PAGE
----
Unpaired Welch’s t tests were used to assess the statistical significance of the difference between different experimental groups of continuous values obtained from tissue analyses. Kaplan-Meier curves for tumor-free survival (the time between birth and initial time of tumor detection by palpation or time of death) were constructed separately for non-injected vs. injected glands of the same animal (experimental class) and for overall survival (the time between birth and time of death from any cause) for animals in each experimental group. For tumor-free survival data, time of death was used to censor injected glands with no evidence of tumor by palpation. Log-rank test (Mantel-Cox) was used to compare Kaplan-Meier curves between specific experimental classes or groups. GraphPad Prism 8 was used to perform these statistical analyses. Analyses of relative risk of tumor formation were divided into three parts comparing tumor incidence at necropsy of non-injected vs. untreated glands or injected vs. untreated glands between different experimental groups, and non-injected vs. injected glands within the same experimental group. Retrospective contingency tables of tumor incidence were constructed to determine relative risk of tumor formation between two different experimental classes and were analyzed using logistic mixed-effects models via the R v3.5.1 (https://cran.r-project.org/) package “lme4”  with random intercepts for each animal to account for multiplicity of tumor formation within the same animal. Tukey adjusted linear contrasts were used to test specific two-sided hypotheses of interest. We set a p value of 0.01 as the threshold to report statistical significance.
Feasibility of filling the entire ductal tree with a 70% ethanol solution
Each of the 10 mammary glands of a mouse contains a single ductal tree that opens at the nipple orifice. The ductal tree elongates during pubertal development (4 to 7 weeks of age) and reaches the edge of the fat pad by 9 weeks of age. After that, growth and expansion of the ductal tree is tightly linked to the growth rate of the fat pad and of the mouse in general . Terminal end buds (TEBs) are the highly proliferative structures at the tips of the elongating ductal tree that direct ductal branching. TEBs become less proliferative after puberty, and in 9-week-old young adults, they regress and become anatomically indistinguishable from terminal ducts or alveolar buds . In humans, terminal ductal lobular units serve a similar function as TEBs (and later alveolar buds) and are the sites from which breast cancer predominantly arises [35, 36]. These similarities make the mouse an appropriate model to test this ID injection approach for breast cancer prevention.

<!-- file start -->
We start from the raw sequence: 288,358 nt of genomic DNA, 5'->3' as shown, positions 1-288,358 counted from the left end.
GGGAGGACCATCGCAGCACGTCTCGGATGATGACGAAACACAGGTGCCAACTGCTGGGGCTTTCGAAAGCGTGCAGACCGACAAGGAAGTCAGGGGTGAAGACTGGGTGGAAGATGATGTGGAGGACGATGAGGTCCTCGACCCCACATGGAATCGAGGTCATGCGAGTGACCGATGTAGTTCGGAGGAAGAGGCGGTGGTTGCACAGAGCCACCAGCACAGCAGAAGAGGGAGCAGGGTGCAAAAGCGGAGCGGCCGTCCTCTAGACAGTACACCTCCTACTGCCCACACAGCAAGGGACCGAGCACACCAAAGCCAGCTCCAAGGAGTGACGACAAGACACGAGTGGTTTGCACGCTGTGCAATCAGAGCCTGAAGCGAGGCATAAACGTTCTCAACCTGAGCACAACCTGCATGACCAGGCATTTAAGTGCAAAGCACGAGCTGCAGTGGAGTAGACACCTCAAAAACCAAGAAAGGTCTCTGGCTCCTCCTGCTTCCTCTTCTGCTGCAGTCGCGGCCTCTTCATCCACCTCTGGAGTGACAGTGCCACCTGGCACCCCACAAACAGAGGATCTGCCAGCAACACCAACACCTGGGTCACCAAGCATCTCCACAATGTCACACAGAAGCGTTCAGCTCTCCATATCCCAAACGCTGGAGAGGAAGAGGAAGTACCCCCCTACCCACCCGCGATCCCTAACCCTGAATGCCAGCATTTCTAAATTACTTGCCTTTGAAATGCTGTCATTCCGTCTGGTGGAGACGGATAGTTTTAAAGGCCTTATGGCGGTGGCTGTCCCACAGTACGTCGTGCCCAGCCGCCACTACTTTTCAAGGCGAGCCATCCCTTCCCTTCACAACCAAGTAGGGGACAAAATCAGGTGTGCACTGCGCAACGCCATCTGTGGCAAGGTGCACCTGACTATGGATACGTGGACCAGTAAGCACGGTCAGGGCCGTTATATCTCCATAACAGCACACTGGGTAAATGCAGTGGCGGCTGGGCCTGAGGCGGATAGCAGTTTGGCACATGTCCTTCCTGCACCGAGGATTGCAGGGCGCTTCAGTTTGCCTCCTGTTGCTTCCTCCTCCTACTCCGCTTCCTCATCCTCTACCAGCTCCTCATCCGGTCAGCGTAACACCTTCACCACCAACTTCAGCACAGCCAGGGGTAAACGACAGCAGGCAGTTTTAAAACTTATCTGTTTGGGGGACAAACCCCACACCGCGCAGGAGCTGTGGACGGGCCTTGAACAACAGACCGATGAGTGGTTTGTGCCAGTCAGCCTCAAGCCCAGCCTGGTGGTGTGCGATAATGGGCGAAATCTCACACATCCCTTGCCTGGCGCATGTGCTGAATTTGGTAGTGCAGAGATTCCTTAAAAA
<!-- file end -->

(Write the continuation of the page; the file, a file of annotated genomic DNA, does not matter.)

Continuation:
We modified and implemented an ID injection procedure  to accommodate for the delivery of EtOH into the ductal tree(s) of female mice. This procedure places a 34-gauge needle inside the nipple opening of an isoflurane-anesthetized animal to inject the test solution. Some key improvements of our procedure include the use of gastight syringes for volatile liquids and extended anti-inflammatory treatment with 5 mg/kg of carprofen in 5% sucrose drinking water  from 2 days before to 7 days after ID injection in order to reduce inflammation and fibrosis associated with wound healing and tissue repair [38, 39].
Clinical uses of EtOH as an ablative or sclerosing agent consist of local delivery of tens of milliliters of 95 to 100% EtOH. In some cases, repeated administration is required due to rapid dehydration caused by EtOH. We observed this effect in initial attempts to intraductally deliver 95 to 100% EtOH: the ductal tree was occluded, preventing filling of the entire tree. To circumvent this problem, we decreased the EtOH concentration and established the feasibility of injecting a solution of up to 70% EtOH (Fig. 1). To demonstrate that 70% EtOH can fill the entire ductal tree, abdominal mammary glands were injected with PBS or 70% EtOH solution containing Evans blue dye, promptly dissected and processed for whole-mount dual staining with Evans blue and carmine alum. Overlap of Evans blue and carmine alum indicated that both PBS and 70% EtOH solution reached the terminal ends and entirely filled the murine ductal tree (Fig. 1).